Dubai Carbon is embarking on a project to install rooftop panels on schools to teach pupils the value of energy conservation.
The initiative will be launched alongside Etihad Esco at the first two schools next week, the Dubai Carbon chief executive Ivano Iannelli said he wants many more to join in.
“If we need to jump-start the solar rooftop industry, I think that our best bet is to align with the younger generations,” he said.
“All of the schools are welcome to get in touch with Dubai Carbon to participate in the programme – the more the merrier. This is one of those areas where quantity makes the programme more efficient.”
Mr Iannelli said schools will be involved with the installation and maintenance of the system, as well as monitoring the amount of energy generated and the benchmarking of data against consumption figures. Merely adding panels to rooftops “would not have the same social developmental value”, he said.
“What we hope to see is that the younger generation see how hard it is to produce energy and how easy it is to spend it,” said Mr Iannelli.
In terms of Dubai’s own carbon footprint, Mr Iannelli said he expects the emirate to move down a global ranking of cities with the highest carbon footprint this year.
“I believe last year we were 11th and this year we hope to decrease further,” he said.
Dubai Carbon said it had gained certification from the United Nations acknowledging a reduction in its CO2 emissions equating to 419,500 tonnes in 2016 through a number of initiatives including the 13 Megawatt first phase of the Mohammed Bin Rashid solar park, Dewa’s Testiac scheme to cut the emission of harmful gases used in chillers and a project by Union Cement Company that converts waste heat into power.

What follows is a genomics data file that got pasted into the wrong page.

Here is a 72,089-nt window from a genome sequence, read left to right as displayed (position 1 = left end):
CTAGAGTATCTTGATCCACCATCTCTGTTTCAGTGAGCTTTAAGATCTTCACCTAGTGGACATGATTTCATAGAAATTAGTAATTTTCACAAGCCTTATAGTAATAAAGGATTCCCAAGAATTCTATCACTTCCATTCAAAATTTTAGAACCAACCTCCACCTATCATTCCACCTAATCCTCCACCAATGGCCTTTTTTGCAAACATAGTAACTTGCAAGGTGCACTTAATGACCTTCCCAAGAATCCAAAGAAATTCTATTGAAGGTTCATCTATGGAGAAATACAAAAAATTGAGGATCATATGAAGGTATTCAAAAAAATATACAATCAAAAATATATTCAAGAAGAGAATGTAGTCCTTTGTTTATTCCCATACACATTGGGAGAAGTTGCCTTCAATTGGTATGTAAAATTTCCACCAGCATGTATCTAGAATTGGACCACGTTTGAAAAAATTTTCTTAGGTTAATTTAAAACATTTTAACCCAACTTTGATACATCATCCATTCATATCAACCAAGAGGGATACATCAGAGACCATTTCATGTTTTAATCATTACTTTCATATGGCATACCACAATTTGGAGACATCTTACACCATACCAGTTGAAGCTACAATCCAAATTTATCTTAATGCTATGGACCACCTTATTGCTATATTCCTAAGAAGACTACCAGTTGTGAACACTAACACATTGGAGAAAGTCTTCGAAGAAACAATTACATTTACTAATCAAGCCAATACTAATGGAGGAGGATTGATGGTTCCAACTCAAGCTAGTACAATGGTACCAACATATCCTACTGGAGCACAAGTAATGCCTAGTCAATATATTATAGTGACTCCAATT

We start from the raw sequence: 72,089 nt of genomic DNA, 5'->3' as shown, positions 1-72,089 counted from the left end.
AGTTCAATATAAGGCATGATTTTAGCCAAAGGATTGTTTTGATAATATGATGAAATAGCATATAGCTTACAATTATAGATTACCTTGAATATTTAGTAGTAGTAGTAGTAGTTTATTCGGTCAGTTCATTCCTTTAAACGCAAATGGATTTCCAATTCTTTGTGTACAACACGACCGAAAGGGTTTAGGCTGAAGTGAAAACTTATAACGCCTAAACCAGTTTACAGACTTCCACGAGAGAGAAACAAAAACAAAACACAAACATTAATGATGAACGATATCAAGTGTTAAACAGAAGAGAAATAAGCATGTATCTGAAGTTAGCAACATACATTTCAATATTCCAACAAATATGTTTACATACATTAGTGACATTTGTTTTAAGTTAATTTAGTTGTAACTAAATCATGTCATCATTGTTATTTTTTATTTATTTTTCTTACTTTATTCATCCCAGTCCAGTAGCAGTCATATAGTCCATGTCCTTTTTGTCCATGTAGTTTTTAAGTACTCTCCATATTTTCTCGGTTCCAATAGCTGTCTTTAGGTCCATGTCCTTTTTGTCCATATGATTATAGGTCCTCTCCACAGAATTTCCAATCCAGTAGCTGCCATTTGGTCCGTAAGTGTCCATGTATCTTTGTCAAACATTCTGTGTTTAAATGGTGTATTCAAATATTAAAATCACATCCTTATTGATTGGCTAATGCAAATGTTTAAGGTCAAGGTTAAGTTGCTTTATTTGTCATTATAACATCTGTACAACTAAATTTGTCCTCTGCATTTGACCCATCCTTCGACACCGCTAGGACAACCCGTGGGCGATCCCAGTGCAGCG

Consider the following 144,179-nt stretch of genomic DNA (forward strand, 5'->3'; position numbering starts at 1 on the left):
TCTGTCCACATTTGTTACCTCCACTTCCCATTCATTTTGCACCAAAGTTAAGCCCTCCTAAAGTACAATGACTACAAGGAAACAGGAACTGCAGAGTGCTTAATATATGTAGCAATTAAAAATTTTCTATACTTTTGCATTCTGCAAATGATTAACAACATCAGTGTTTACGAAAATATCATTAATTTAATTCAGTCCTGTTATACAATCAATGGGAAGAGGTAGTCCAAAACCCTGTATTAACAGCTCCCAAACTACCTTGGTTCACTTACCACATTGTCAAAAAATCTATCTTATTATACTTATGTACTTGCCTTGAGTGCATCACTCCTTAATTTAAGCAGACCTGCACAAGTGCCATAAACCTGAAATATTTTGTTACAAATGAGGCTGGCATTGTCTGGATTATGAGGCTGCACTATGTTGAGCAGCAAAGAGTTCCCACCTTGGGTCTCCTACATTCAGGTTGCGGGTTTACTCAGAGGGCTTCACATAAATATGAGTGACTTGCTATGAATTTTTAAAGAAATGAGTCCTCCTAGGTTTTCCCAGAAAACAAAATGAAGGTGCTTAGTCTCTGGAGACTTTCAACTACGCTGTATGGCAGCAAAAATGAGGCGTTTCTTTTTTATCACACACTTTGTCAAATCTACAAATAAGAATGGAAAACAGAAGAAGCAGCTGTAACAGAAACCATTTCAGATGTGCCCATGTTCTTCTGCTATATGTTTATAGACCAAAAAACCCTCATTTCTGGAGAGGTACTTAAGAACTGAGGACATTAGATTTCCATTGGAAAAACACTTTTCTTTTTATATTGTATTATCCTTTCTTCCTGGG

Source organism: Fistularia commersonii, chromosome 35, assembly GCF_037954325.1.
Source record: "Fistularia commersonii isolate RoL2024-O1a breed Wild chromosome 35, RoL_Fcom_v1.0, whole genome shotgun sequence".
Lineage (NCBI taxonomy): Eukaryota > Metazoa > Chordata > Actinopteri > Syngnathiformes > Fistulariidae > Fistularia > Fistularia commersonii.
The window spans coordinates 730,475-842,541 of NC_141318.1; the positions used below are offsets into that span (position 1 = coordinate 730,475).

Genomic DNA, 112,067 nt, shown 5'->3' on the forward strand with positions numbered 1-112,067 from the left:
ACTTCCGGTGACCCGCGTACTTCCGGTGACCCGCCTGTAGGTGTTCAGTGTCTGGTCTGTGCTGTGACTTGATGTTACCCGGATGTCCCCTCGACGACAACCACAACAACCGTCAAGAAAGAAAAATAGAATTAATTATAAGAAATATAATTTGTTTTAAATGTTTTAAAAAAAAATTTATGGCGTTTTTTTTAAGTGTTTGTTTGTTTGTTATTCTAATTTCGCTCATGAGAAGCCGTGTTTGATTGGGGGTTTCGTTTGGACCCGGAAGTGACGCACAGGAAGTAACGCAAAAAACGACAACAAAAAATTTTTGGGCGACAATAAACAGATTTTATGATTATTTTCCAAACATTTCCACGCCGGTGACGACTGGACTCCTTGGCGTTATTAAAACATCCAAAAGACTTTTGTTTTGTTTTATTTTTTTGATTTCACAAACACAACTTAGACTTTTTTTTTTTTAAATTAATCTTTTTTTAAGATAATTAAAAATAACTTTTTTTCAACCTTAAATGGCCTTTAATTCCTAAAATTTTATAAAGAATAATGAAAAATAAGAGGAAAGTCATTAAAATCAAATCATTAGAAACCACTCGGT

“These are the emissions that the United Nations has verified and signed off against. Obviously the actual reduction number is higher, but that doesn’t come with the official blue stamp.”
He said Dubai Carbon’s focus for 2017 would be to apply lessons it has learned in reducing power and water usage to waste generation. Initiatives will include a scheme to incentivise domestic staff to recycle at source, a waste “stock exchange” linking producers and potential buyers of recycled materials, and a scheme that has been submitted to the Dubai Future Accelerators project to treat more waste within local communities.
Mr Iannelli said the project involves converting waste management rooms within local communities into waste treatment rooms. By drying out and compacting waste, it reduces volumes by 60 per cent and produces a “refuse-derived fuel” that can be sold to energy-from-waste plants.
“The numbers, at the moment, demonstrate an average cost for a household of roughly Dh7,000 per year becoming a revenue stream of roughly Dh2,000 per year,” he said.
Dubai Municipality’s current waste master plan is targeting a 75 per cent diversion of waste streams from landfill by 2021.
Speaking ahead of an industry conference last November, the director of Dubai Municipality’s waste management department, Abdulmajeed Saifaie, said: “At present, an average 7,500 tonnes of solid waste is dumped in landfill in the emirate per day.
The municipality aims to reduce waste dumped at landfills with GPS tracking system, smart gates and RFID [radio frequency identification].”
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